Newly drilled core samples from the Antarctic Peninsula may contain ice dating back into the last ice age and could give new insight into past global climate changes.

Oxygen-isotopic ratios – a proxy for temperature, and concentrations of dust and various chemicals – including volcanic tracers, will collectively reveal past climate conditions.

The expedition in early winter to the Bruce Plateau, an ice field straddling a narrow ridge on the northernmost tongue of the southernmost continent, yielded a core that was 445.6 meters (1,462 feet) long, the longest yet recovered from that region of Antarctica.

Scientists aim to understand if climate trends around the Antarctic Peninsula have been similar or dissimilar to those experienced by the rest of the continent. The effort presents several important questions about the climactic history of the area: Was the climate on the peninsula warm during the early Holocene period, some 8,000 to 6,000 years ago, as it was elsewhere around the globe? Can evidence trapped in the ice cores shed light on what caused the Larsen Ice Sheet to begin to disintegrate in recent years? 

Cores are brought up to the surface within the drill dome, laid out for examination and then cut into segments for storage.

(photo credit: Ellen Mosley-Thompson, Ohio State University)

If the cores contain ice formed during the last ice age, they might yield clues to what caused the change from those earlier, much colder climate conditions. "My gut feeling is that the ice at the Bruce Plateau site might have built up during the latter part of the last glacial stage," said Ellen Mosley-Thompson, Ohio State University Professor of Geography.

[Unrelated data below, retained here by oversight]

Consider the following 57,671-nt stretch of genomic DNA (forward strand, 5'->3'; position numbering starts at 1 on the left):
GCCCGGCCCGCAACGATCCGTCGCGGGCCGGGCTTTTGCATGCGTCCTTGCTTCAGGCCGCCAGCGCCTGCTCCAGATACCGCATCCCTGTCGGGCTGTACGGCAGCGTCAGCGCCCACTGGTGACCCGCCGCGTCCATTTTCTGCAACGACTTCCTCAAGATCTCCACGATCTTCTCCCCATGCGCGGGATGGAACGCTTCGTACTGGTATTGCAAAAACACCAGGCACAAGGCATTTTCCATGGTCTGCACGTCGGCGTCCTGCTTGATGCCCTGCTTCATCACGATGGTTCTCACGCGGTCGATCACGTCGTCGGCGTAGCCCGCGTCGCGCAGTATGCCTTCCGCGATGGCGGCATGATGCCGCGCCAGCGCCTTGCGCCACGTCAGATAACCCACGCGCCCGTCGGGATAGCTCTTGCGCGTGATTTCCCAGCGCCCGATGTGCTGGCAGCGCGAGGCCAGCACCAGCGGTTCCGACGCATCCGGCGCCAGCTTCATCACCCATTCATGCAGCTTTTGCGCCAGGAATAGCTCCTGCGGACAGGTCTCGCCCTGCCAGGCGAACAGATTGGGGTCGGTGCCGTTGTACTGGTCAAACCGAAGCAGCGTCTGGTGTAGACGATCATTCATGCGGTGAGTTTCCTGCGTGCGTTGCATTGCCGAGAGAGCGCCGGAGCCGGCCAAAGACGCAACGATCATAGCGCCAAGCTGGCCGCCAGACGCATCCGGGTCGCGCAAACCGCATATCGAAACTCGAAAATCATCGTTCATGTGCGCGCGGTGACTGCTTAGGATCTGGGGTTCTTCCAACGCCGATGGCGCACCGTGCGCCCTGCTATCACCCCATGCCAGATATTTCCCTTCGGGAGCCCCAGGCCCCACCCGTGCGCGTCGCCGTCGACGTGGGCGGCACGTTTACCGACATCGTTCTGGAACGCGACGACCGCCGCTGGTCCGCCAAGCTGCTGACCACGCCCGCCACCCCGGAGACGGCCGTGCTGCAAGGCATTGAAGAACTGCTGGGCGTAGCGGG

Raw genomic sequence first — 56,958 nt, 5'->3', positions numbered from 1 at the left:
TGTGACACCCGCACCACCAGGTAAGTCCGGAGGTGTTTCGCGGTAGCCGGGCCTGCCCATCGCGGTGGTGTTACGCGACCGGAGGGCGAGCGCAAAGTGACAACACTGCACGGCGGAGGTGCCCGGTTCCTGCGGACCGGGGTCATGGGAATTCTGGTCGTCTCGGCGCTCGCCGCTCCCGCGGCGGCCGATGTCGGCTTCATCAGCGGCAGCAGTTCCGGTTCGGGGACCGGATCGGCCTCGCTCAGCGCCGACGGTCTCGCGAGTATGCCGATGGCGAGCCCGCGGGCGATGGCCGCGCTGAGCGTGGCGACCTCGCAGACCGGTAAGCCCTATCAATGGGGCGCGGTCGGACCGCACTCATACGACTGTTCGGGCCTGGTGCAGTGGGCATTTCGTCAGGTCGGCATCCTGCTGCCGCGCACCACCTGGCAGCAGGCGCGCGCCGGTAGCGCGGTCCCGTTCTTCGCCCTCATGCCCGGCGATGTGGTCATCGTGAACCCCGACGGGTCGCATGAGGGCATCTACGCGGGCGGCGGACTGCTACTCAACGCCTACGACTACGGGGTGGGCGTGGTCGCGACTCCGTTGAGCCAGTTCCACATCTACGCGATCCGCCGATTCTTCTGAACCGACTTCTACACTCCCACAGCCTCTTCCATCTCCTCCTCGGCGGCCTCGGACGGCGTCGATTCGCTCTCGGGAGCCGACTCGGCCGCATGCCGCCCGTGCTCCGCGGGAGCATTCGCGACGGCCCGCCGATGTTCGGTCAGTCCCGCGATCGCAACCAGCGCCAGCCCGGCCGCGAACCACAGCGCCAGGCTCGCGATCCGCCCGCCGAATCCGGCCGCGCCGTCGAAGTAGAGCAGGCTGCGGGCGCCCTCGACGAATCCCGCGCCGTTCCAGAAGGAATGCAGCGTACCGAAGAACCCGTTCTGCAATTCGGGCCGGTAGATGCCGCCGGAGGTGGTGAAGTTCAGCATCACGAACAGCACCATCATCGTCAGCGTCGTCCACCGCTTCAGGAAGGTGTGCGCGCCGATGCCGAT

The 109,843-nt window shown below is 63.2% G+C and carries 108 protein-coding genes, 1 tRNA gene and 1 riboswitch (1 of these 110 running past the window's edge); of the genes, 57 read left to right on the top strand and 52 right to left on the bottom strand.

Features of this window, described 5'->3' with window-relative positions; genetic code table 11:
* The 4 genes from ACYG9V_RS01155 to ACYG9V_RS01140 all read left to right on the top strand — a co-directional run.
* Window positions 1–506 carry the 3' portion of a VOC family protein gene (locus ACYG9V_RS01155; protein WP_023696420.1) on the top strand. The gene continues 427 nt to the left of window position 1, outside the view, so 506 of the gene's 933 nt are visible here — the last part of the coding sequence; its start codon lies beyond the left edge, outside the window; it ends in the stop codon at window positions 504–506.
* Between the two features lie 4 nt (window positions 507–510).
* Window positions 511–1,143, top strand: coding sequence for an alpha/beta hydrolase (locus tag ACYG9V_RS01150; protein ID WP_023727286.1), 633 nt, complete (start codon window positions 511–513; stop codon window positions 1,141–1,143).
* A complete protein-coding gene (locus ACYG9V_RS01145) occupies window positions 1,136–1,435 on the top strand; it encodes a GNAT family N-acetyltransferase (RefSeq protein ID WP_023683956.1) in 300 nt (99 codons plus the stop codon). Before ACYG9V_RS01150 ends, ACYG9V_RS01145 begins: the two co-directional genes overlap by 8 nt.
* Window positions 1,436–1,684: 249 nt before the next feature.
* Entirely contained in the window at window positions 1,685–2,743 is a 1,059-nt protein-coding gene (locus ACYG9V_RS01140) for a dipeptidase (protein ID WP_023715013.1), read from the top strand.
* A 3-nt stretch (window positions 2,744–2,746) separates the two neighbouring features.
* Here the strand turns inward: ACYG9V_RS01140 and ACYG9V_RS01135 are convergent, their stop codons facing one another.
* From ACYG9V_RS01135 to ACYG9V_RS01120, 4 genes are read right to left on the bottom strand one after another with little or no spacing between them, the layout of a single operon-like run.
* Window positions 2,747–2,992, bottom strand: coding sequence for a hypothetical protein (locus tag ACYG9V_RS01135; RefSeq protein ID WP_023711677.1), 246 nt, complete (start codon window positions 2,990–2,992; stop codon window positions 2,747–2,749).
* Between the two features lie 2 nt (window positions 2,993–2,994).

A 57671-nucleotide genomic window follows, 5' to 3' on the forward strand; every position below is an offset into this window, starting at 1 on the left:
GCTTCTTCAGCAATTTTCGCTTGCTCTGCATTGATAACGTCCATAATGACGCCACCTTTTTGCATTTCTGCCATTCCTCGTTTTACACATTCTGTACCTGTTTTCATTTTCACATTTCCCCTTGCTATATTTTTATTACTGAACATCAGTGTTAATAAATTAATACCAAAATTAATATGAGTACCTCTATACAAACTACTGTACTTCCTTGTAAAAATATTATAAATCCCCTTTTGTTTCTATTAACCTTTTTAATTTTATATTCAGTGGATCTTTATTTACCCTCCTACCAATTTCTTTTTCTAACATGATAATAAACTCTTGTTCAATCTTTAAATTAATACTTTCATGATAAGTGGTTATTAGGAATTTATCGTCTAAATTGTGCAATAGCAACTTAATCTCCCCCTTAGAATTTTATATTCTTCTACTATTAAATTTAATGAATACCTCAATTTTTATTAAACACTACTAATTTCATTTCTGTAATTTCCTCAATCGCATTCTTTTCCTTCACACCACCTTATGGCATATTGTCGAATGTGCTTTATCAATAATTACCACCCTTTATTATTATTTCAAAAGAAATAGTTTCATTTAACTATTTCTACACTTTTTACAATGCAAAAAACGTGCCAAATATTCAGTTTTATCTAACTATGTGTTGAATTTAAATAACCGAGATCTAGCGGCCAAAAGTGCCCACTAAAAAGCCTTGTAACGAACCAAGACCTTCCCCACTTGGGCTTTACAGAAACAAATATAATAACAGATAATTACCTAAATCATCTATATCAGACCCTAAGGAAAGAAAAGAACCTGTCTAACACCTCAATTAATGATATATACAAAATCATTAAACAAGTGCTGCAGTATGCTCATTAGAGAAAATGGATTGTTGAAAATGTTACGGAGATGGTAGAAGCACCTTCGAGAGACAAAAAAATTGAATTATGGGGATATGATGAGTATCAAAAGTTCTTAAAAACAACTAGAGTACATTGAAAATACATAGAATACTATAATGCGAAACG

"But to date, only two cores drilled in the Antarctic Peninsula, one in 2007 to 363 meters depth by the British Antarctic Survey, and ours, have the potential to answer that question and neither has been analyzed yet to make that determination."

The ice core drilling effort was part of the much larger Larsen Ice Shelf System, Antarctica (LARISSA) project, designed to unravel past climate conditions in this part of the continent and monitor current ocean and atmospheric processes. The project involved experts in the oceanography, biology and geology of the region, in addition to the ice core effort. The goal is to build a climate history of the region, hopefully determining if the ice shelf break-up was part of a long-term natural cycle or linked to the recent warming in this part of the world.